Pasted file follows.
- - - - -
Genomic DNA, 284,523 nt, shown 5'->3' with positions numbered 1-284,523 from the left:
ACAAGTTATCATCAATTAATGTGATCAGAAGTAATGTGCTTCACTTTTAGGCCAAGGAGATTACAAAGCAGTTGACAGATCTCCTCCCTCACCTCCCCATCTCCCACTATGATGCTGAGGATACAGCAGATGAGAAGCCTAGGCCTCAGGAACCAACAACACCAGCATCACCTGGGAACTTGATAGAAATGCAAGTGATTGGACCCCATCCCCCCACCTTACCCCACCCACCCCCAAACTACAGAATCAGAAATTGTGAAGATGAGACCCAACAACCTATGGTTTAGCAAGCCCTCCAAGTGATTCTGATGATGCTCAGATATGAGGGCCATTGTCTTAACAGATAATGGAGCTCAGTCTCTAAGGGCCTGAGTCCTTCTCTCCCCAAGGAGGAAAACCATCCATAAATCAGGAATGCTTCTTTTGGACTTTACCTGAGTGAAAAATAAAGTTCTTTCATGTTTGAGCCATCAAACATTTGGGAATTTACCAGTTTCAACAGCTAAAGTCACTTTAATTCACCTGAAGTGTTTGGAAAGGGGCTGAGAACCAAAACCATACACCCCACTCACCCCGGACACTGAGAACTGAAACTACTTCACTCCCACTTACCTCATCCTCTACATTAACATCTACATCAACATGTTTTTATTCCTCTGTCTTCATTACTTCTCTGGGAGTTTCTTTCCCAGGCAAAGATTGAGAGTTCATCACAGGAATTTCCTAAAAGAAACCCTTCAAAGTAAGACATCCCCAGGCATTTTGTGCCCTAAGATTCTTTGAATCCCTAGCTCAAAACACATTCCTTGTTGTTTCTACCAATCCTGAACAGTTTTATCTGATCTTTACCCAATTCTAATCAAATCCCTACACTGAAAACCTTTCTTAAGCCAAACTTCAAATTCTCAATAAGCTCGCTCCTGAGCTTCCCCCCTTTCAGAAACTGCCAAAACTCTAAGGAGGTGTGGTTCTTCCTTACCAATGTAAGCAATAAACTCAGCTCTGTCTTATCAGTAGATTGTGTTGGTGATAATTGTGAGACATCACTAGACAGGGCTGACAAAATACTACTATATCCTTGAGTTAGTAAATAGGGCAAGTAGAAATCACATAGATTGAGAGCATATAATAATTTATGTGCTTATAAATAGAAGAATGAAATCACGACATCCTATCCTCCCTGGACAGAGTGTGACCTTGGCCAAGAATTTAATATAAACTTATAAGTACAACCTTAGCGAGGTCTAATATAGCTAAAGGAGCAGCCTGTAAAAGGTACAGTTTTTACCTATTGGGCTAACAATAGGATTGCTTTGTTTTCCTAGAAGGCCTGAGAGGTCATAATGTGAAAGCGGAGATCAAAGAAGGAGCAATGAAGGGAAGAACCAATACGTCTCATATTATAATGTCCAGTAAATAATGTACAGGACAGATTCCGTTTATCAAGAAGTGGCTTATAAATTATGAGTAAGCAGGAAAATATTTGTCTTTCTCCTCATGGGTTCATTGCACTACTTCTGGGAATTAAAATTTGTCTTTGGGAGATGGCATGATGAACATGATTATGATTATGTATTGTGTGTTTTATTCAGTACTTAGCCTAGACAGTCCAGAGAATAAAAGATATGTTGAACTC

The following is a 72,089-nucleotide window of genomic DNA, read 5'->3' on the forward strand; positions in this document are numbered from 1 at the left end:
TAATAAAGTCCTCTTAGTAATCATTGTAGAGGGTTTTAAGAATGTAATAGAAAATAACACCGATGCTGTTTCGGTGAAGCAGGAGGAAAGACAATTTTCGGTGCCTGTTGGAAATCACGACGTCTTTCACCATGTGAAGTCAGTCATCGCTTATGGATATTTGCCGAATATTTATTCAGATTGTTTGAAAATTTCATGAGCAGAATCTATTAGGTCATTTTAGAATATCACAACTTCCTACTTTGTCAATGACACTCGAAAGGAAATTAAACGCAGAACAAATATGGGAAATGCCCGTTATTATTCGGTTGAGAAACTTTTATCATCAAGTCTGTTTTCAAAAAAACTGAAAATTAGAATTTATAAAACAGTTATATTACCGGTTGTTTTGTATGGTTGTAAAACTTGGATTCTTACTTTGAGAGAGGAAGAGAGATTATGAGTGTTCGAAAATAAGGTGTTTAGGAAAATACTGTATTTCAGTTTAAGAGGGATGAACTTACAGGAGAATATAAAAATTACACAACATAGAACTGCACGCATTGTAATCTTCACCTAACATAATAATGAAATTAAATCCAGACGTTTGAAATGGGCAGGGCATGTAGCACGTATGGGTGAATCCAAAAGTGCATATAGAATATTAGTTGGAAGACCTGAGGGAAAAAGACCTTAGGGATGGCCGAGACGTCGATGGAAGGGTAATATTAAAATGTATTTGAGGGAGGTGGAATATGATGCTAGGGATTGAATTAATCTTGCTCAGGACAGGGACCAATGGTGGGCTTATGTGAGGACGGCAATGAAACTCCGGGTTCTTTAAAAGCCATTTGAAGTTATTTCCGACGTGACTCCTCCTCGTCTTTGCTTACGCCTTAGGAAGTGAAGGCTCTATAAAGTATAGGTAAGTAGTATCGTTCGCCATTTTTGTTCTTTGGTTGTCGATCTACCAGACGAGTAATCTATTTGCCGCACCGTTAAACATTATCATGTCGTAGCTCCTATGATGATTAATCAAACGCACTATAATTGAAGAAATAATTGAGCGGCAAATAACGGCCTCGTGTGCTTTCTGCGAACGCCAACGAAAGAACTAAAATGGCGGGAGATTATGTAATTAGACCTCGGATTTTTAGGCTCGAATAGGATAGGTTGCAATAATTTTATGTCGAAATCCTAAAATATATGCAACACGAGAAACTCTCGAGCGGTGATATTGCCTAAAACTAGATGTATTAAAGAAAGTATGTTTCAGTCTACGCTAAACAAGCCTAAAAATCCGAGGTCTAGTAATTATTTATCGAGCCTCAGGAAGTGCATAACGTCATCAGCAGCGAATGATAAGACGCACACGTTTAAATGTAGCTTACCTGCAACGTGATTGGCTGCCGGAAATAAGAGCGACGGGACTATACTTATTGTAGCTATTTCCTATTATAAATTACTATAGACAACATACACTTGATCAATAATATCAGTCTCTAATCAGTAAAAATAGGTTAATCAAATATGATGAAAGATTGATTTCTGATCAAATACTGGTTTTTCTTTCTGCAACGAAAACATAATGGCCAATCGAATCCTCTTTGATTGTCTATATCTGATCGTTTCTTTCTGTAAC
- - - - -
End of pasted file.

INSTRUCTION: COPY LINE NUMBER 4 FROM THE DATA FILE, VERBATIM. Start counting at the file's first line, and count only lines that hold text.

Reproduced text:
TAATAAAGTCCTCTTAGTAATCATTGTAGAGGGTTTTAAGAATGTAATAGAAAATAACACCGATGCTGTTTCGGTGAAGCAGGAGGAAAGACAATTTTCGGTGCCTGTTGGAAATCACGACGTCTTTCACCATGTGAAGTCAGTCATCGCTTATGGATATTTGCCGAATATTTATTCAGATTGTTTGAAAATTTCATGAGCAGAATCTATTAGGTCATTTTAGAATATCACAACTTCCTACTTTGTCAATGACACTCGAAAGGAAATTAAACGCAGAACAAATATGGGAAATGCCCGTTATTATTCGGTTGAGAAACTTTTATCATCAAGTCTGTTTTCAAAAAAACTGAAAATTAGAATTTATAAAACAGTTATATTACCGGTTGTTTTGTATGGTTGTAAAACTTGGATTCTTACTTTGAGAGAGGAAGAGAGATTATGAGTGTTCGAAAATAAGGTGTTTAGGAAAATACTGTATTTCAGTTTAAGAGGGATGAACTTACAGGAGAATATAAAAATTACACAACATAGAACTGCACGCATTGTAATCTTCACCTAACATAATAATGAAATTAAATCCAGACGTTTGAAATGGGCAGGGCATGTAGCACGTATGGGTGAATCCAAAAGTGCATATAGAATATTAGTTGGAAGACCTGAGGGAAAAAGACCTTAGGGATGGCCGAGACGTCGATGGAAGGGTAATATTAAAATGTATTTGAGGGAGGTGGAATATGATGCTAGGGATTGAATTAATCTTGCTCAGGACAGGGACCAATGGTGGGCTTATGTGAGGACGGCAATGAAACTCCGGGTTCTTTAAAAGCCATTTGAAGTTATTTCCGACGTGACTCCTCCTCGTCTTTGCTTACGCCTTAGGAAGTGAAGGCTCTATAAAGTATAGGTAAGTAGTATCGTTCGCCATTTTTGTTCTTTGGTTGTCGATCTACCAGACGAGTAATCTATTTGCCGCACCGTTAAACATTATCATGTCGTAGCTCCTATGATGATTAATCAAACGCACTATAATTGAAGAAATAATTGAGCGGCAAATAACGGCCTCGTGTGCTTTCTGCGAACGCCAACGAAAGAACTAAAATGGCGGGAGATTATGTAATTAGACCTCGGATTTTTAGGCTCGAATAGGATAGGTTGCAATAATTTTATGTCGAAATCCTAAAATATATGCAACACGAGAAACTCTCGAGCGGTGATATTGCCTAAAACTAGATGTATTAAAGAAAGTATGTTTCAGTCTACGCTAAACAAGCCTAAAAATCCGAGGTCTAGTAATTATTTATCGAGCCTCAGGAAGTGCATAACGTCATCAGCAGCGAATGATAAGACGCACACGTTTAAATGTAGCTTACCTGCAACGTGATTGGCTGCCGGAAATAAGAGCGACGGGACTATACTTATTGTAGCTATTTCCTATTATAAATTACTATAGACAACATACACTTGATCAATAATATCAGTCTCTAATCAGTAAAAATAGGTTAATCAAATATGATGAAAGATTGATTTCTGATCAAATACTGGTTTTTCTTTCTGCAACGAAAACATAATGGCCAATCGAATCCTCTTTGATTGTCTATATCTGATCGTTTCTTTCTGTAAC